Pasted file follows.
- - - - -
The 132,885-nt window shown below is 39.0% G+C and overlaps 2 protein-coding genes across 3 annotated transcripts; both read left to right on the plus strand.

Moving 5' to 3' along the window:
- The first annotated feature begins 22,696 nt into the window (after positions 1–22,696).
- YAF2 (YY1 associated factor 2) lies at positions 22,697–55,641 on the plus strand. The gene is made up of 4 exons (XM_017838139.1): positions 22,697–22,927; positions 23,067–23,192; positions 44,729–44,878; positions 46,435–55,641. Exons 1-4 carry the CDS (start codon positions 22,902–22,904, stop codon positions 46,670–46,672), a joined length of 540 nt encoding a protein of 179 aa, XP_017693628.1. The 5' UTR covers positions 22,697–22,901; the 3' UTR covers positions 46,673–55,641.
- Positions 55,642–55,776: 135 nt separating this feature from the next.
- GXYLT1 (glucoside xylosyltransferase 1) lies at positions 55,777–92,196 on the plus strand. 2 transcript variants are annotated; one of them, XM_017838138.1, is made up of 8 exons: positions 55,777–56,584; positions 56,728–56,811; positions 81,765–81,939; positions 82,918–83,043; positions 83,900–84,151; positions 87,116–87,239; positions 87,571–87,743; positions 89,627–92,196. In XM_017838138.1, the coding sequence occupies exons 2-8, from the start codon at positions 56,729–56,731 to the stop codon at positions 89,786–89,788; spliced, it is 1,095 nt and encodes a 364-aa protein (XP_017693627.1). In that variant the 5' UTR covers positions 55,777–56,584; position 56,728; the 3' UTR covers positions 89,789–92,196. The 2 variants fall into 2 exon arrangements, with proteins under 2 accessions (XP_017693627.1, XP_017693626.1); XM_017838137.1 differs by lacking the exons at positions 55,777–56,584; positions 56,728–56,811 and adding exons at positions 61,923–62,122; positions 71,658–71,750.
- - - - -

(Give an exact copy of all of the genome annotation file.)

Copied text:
The 132,885-nt window shown below is 39.0% G+C and overlaps 2 protein-coding genes across 3 annotated transcripts; both read left to right on the plus strand.

Moving 5' to 3' along the window:
- The first annotated feature begins 22,696 nt into the window (after positions 1–22,696).
- YAF2 (YY1 associated factor 2) lies at positions 22,697–55,641 on the plus strand. The gene is made up of 4 exons (XM_017838139.1): positions 22,697–22,927; positions 23,067–23,192; positions 44,729–44,878; positions 46,435–55,641. Exons 1-4 carry the CDS (start codon positions 22,902–22,904, stop codon positions 46,670–46,672), a joined length of 540 nt encoding a protein of 179 aa, XP_017693628.1. The 5' UTR covers positions 22,697–22,901; the 3' UTR covers positions 46,673–55,641.
- Positions 55,642–55,776: 135 nt separating this feature from the next.
- GXYLT1 (glucoside xylosyltransferase 1) lies at positions 55,777–92,196 on the plus strand. 2 transcript variants are annotated; one of them, XM_017838138.1, is made up of 8 exons: positions 55,777–56,584; positions 56,728–56,811; positions 81,765–81,939; positions 82,918–83,043; positions 83,900–84,151; positions 87,116–87,239; positions 87,571–87,743; positions 89,627–92,196. In XM_017838138.1, the coding sequence occupies exons 2-8, from the start codon at positions 56,729–56,731 to the stop codon at positions 89,786–89,788; spliced, it is 1,095 nt and encodes a 364-aa protein (XP_017693627.1). In that variant the 5' UTR covers positions 55,777–56,584; position 56,728; the 3' UTR covers positions 89,789–92,196. The 2 variants fall into 2 exon arrangements, with proteins under 2 accessions (XP_017693627.1, XP_017693626.1); XM_017838137.1 differs by lacking the exons at positions 55,777–56,584; positions 56,728–56,811 and adding exons at positions 61,923–62,122; positions 71,658–71,750.